You live here full time?


I’ve been here for ten years. Sono in regola. Permesso di Soggiorno.


What do you think of living here in Florence?


Ho trovato l’America in Italia. [I’ve found America in Italy]. We’re very comfortable living here, and, having lived outside of the U.S. for ten years, I think it would be a challenge to go back.


So you plan on staying?


This is home. We owe it to our son, who is 15. We moved here when he was 5. We owe it to him to stay in one place.


Are you happy raising your child here? How are the facilities and schools?


Yes. We come from Manhattan where the private schools are better, best, and somewhere above there. And international schools in general have to cater to a broader range of students. But I think there’s a more well rounded education here. Students aren’t as driven to excel as they are in the American system, especially in Manhattan private schools. But I think Charlie will have a lot more than a lot of those kids. He’ll be trilingual, he’s getting a good education, and I think he’ll just be a more well rounded person. Extracurricular activities are limited. But Charlie plays tennis; he’s done some rowing at the Canottieri. There aren’t as many activities going on herethe other side of that coin is that kids in the States are pressured to do too many things.


Do you have any advice for American parents here?


I think it’s tough for families who are here for only 2 or 3 years because it’s hard to break in. You don’t get involved with the culture. There are a number of clubs – soccer is obviously the big thing. There’s rugby, and tennis, andbiking. There’s plenty of stuff to do if you just search it out. Hiking. 15 minutes up the Via Bolognese you’re in the Apennines, and there are a ton of trails through here. Get back to your basics. Father and mother hiking too.


You could take a field trip every weekend or you could get on Ryanair and go to Paris; you could go to London. There are a ton of capital cities to go visit, and two or three years isn’t enough to touch them. There’s plenty to do, it’s just different.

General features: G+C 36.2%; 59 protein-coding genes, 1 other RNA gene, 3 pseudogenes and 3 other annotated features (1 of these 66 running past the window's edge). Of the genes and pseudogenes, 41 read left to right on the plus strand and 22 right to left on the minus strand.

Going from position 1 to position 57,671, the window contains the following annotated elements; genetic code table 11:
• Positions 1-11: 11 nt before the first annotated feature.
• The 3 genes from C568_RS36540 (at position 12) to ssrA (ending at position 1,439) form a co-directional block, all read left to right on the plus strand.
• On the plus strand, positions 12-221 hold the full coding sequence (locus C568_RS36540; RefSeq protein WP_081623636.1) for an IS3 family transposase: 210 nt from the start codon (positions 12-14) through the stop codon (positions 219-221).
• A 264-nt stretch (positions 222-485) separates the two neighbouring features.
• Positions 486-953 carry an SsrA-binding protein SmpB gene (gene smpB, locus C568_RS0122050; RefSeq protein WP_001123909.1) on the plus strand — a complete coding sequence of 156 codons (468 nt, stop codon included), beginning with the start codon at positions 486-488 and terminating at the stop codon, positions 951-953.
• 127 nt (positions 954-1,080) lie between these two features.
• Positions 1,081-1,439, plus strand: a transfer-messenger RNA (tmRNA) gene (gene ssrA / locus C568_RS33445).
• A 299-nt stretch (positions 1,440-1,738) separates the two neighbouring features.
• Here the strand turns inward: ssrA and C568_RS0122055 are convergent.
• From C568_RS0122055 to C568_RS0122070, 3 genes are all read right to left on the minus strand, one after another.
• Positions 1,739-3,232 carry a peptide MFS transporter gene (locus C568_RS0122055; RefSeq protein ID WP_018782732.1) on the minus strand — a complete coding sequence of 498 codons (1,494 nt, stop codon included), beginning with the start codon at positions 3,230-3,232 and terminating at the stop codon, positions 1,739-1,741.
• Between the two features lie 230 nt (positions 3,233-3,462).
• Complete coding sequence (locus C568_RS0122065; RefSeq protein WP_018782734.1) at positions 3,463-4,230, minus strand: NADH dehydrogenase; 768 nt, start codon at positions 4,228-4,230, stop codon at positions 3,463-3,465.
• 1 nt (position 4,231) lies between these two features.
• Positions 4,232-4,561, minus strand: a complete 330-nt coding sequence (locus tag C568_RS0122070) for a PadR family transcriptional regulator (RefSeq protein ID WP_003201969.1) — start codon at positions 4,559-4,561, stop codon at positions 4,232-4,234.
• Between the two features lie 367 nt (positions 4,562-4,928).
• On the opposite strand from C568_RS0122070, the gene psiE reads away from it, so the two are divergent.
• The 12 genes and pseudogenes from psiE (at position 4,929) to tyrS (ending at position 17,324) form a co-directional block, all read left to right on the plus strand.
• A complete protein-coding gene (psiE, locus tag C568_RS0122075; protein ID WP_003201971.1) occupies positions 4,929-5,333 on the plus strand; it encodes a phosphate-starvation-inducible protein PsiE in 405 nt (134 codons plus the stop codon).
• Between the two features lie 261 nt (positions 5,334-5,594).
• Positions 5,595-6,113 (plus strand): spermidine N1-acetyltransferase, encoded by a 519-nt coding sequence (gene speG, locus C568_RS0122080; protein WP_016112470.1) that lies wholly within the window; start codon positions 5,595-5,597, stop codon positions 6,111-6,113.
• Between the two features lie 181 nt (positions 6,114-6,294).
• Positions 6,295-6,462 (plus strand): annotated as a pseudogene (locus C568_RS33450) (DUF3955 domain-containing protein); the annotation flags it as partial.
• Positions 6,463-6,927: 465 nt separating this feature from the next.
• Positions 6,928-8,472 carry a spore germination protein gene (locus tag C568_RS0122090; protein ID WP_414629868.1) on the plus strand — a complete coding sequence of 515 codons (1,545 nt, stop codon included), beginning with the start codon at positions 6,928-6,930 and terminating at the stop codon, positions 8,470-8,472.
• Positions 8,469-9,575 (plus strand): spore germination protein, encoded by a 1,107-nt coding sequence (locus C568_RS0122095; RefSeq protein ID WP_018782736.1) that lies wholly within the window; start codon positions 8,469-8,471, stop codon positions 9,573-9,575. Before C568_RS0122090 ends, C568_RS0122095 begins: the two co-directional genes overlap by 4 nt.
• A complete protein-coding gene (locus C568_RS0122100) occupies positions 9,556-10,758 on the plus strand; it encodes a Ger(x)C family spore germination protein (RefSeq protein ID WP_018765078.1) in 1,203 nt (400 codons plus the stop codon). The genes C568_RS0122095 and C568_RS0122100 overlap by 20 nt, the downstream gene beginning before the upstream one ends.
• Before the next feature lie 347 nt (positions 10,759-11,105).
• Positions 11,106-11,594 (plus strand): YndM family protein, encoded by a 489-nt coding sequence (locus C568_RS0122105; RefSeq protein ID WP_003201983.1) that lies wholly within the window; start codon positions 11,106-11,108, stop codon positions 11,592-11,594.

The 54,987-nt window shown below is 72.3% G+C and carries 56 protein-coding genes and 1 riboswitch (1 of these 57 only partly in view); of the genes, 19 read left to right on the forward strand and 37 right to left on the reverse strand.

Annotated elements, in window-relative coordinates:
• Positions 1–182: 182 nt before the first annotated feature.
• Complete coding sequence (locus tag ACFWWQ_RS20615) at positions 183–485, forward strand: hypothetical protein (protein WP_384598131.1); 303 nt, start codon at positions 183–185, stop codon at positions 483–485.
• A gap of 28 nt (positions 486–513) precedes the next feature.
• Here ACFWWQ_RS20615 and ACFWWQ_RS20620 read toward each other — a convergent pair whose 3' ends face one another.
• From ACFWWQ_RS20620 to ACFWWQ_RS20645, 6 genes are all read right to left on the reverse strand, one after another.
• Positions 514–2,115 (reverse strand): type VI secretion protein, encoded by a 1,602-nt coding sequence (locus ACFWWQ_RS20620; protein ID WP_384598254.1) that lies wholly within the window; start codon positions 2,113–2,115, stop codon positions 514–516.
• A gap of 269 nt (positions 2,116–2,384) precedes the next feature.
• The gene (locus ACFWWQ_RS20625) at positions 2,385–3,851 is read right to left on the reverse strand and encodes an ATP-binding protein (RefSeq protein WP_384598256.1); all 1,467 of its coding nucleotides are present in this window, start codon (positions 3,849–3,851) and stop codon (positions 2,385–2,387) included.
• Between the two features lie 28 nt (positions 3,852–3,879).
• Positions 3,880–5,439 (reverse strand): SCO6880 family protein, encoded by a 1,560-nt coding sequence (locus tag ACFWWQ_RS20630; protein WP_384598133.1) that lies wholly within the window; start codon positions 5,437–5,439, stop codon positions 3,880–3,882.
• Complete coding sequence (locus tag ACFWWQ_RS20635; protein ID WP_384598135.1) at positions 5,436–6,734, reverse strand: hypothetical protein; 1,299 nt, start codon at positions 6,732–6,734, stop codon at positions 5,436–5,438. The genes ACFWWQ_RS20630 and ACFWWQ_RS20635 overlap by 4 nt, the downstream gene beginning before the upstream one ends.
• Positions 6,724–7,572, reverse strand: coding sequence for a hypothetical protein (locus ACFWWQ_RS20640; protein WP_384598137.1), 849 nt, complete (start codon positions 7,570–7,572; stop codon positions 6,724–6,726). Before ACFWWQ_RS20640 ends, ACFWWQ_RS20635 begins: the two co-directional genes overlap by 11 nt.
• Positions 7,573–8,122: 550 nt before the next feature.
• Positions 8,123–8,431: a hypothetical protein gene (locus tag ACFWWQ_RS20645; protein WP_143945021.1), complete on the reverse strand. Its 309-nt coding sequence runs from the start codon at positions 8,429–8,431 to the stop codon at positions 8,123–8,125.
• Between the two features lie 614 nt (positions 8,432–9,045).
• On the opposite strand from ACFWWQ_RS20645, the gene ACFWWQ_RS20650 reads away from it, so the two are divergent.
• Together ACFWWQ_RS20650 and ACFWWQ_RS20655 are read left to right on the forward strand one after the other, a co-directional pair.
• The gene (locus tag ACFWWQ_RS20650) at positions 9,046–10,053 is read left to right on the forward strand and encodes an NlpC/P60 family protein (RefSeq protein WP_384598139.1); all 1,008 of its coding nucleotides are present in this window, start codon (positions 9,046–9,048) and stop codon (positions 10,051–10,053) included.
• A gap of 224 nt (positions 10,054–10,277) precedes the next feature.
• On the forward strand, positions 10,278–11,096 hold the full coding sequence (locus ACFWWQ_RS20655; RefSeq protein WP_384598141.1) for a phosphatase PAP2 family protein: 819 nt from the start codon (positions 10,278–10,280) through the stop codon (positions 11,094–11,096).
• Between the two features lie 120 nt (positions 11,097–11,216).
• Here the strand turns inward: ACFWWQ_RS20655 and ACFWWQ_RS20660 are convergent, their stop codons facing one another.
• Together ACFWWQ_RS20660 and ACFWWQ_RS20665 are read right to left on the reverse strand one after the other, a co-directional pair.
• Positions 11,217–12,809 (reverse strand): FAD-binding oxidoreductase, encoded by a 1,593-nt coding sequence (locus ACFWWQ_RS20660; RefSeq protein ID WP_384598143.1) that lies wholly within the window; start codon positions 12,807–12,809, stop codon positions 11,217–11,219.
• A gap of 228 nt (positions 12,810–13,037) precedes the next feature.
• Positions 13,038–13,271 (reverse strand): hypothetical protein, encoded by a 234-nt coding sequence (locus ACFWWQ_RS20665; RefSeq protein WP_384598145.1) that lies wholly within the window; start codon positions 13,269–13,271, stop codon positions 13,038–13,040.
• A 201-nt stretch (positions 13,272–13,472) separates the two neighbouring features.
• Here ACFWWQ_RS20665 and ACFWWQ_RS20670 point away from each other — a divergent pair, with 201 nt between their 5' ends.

What are some of the focal points of the American community here?


I think the biggest two are the American school and the American church. Then you’ve got Network and the Tuscan American Association. We were very involved with our church in New York, which happened to be Episcopal and named St. James. I knew that we needed anchors when we got here and that the American church was going to have to be one of them.


How about with the Italian community, where have you found your connecting point?


Through the school. The International school is a third American, a third Italian, and a third other cultures. Charlie has a lot of friends who are Italian. He’s one of the few kids who gets invited to the Italian kids’ functions because he is bilingual. We also know people in the neighbourhood who we walk dogs with. Italians, and Florentines especially, tend to socialise with the kids they went to kindergarten with, but that’s fine, we’re not looking to break into anything. If you want a relationship with Italian families you can do it, but it’s tougher.


What do you like about living in Florence?


I like living in the middle of history. If you live in town, it’s in your face every day. It’s incredible. I was on the board of the school and we were looking for a second campus, and one of the places that we looked at was on Costa San Giorgio.  There was a military school there, which backed up on the Boboli Gardens.  So there are these Colonels and Majors taking me around and one of them opens a door, saying, “Don’t go down there because it’s dangerous, but look at the tunnel at the bottom there.” Two or three flights down there’s this tunnel, which is a tunnel that goes from the Uffizi, under the mountain, all the way up to the Forte di Belvedere. It was an escape route to the Fortezza. Most people don’t even know it’s there, but I’ve seen it. You know, you go to dinner in someone’s house and it’s in an old palazzo where something that’s part of history happened.  Or to be able to go down into the Medici Chapels and to the little place where Michelangelo’s sketches are on the walls. That’s very special to me. That, and the countryside is beautiful, and the food is wonderful.


What are some of your favourite spots?


The Medici Chapel, San Marco, the Bargello. La Marzocco comes from Il Marzocco, and the original statue is in the Bargello, the one by Donatello. I stay away from the Uffizi because of the crowds.